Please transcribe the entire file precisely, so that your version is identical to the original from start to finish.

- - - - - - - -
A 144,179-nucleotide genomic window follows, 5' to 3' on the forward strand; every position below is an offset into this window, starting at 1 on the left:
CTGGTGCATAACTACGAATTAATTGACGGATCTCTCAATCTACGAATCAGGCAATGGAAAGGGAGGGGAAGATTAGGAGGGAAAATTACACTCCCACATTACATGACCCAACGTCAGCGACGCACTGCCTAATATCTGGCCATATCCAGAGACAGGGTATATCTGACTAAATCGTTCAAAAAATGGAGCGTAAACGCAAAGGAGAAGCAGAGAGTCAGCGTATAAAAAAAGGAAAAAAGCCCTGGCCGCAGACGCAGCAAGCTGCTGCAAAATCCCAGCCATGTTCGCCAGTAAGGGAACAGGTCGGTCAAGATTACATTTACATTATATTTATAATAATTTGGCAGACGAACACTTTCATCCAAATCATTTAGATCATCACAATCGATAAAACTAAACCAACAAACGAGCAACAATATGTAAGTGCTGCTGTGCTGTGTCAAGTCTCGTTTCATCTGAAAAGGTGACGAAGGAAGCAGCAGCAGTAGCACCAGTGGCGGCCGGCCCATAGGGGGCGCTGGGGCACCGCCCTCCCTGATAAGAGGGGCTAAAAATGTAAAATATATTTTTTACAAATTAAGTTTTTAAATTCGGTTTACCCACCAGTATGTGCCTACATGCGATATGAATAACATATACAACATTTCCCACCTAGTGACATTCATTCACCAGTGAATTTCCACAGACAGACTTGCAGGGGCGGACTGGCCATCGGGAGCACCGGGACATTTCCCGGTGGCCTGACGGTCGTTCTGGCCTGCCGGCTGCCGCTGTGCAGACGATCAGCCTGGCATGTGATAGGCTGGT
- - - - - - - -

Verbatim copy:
A 144,179-nucleotide genomic window follows, 5' to 3' on the forward strand; every position below is an offset into this window, starting at 1 on the left:
CTGGTGCATAACTACGAATTAATTGACGGATCTCTCAATCTACGAATCAGGCAATGGAAAGGGAGGGGAAGATTAGGAGGGAAAATTACACTCCCACATTACATGACCCAACGTCAGCGACGCACTGCCTAATATCTGGCCATATCCAGAGACAGGGTATATCTGACTAAATCGTTCAAAAAATGGAGCGTAAACGCAAAGGAGAAGCAGAGAGTCAGCGTATAAAAAAAGGAAAAAAGCCCTGGCCGCAGACGCAGCAAGCTGCTGCAAAATCCCAGCCATGTTCGCCAGTAAGGGAACAGGTCGGTCAAGATTACATTTACATTATATTTATAATAATTTGGCAGACGAACACTTTCATCCAAATCATTTAGATCATCACAATCGATAAAACTAAACCAACAAACGAGCAACAATATGTAAGTGCTGCTGTGCTGTGTCAAGTCTCGTTTCATCTGAAAAGGTGACGAAGGAAGCAGCAGCAGTAGCACCAGTGGCGGCCGGCCCATAGGGGGCGCTGGGGCACCGCCCTCCCTGATAAGAGGGGCTAAAAATGTAAAATATATTTTTTACAAATTAAGTTTTTAAATTCGGTTTACCCACCAGTATGTGCCTACATGCGATATGAATAACATATACAACATTTCCCACCTAGTGACATTCATTCACCAGTGAATTTCCACAGACAGACTTGCAGGGGCGGACTGGCCATCGGGAGCACCGGGACATTTCCCGGTGGCCTGACGGTCGTTCTGGCCTGCCGGCTGCCGCTGTGCAGACGATCAGCCTGGCATGTGATAGGCTGGT